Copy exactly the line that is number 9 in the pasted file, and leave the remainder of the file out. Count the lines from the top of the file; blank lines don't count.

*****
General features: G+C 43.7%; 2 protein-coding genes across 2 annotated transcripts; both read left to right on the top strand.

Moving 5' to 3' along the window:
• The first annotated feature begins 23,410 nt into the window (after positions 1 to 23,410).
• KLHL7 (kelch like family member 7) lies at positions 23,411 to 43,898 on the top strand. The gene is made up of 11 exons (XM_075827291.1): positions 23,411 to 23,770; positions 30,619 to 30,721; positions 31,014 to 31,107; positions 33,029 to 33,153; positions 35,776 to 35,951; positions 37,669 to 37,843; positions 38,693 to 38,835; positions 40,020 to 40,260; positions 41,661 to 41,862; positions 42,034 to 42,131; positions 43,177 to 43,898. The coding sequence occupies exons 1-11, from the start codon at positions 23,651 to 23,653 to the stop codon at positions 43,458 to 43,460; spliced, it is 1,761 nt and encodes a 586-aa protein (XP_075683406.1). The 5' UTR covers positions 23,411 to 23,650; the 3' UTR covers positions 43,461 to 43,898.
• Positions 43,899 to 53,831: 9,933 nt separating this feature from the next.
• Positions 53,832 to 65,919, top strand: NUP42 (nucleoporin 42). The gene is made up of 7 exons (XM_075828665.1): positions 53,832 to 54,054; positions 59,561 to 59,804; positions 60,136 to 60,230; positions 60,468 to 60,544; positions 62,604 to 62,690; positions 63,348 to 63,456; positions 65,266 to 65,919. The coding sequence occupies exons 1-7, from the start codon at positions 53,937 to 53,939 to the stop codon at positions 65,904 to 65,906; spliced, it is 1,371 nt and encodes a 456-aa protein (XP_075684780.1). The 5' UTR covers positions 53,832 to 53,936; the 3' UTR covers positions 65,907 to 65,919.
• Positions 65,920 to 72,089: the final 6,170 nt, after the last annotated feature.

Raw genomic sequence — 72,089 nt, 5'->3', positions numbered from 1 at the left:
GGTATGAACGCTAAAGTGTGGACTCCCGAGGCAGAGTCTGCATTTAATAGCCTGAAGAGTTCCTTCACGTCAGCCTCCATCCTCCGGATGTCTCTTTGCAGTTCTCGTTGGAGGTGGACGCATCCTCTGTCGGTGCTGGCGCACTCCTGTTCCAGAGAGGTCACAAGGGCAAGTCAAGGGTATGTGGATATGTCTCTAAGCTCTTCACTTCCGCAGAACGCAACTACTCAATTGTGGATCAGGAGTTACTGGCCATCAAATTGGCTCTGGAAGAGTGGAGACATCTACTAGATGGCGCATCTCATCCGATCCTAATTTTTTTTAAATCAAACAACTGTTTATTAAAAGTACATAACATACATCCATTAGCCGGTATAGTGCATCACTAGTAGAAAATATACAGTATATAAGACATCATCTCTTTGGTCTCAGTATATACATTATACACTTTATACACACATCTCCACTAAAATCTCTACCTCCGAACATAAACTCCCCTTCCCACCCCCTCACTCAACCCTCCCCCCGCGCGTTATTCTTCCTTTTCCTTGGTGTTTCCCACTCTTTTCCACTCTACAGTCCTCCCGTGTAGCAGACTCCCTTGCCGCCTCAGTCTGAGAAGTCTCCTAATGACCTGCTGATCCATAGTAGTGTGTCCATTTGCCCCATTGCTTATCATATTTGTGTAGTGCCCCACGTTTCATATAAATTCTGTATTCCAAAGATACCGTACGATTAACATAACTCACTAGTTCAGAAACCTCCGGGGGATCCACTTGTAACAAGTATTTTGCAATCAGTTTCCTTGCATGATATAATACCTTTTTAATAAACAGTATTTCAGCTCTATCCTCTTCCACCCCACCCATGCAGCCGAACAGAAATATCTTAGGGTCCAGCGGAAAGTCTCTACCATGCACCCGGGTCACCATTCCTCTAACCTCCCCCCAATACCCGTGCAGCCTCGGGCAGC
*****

GGTATGAACGCTAAAGTGTGGACTCCCGAGGCAGAGTCTGCATTTAATAGCCTGAAGAGTTCCTTCACGTCAGCCTCCATCCTCCGGATGTCTCTTTGCAGTTCTCGTTGGAGGTGGACGCATCCTCTGTCGGTGCTGGCGCACTCCTGTTCCAGAGAGGTCACAAGGGCAAGTCAAGGGTATGTGGATATGTCTCTAAGCTCTTCACTTCCGCAGAACGCAACTACTCAATTGTGGATCAGGAGTTACTGGCCATCAAATTGGCTCTGGAAGAGTGGAGACATCTACTAGATGGCGCATCTCATCCGATCCTAATTTTTTTTAAATCAAACAACTGTTTATTAAAAGTACATAACATACATCCATTAGCCGGTATAGTGCATCACTAGTAGAAAATATACAGTATATAAGACATCATCTCTTTGGTCTCAGTATATACATTATACACTTTATACACACATCTCCACTAAAATCTCTACCTCCGAACATAAACTCCCCTTCCCACCCCCTCACTCAACCCTCCCCCCGCGCGTTATTCTTCCTTTTCCTTGGTGTTTCCCACTCTTTTCCACTCTACAGTCCTCCCGTGTAGCAGACTCCCTTGCCGCCTCAGTCTGAGAAGTCTCCTAATGACCTGCTGATCCATAGTAGTGTGTCCATTTGCCCCATTGCTTATCATATTTGTGTAGTGCCCCACGTTTCATATAAATTCTGTATTCCAAAGATACCGTACGATTAACATAACTCACTAGTTCAGAAACCTCCGGGGGATCCACTTGTAACAAGTATTTTGCAATCAGTTTCCTTGCATGATATAATACCTTTTTAATAAACAGTATTTCAGCTCTATCCTCTTCCACCCCACCCATGCAGCCGAACAGAAATATCTTAGGGTCCAGCGGAAAGTCTCTACCATGCACCCGGGTCACCATTCCTCTAACCTCCCCCCAATACCCGTGCAGCCTCGGGCAGC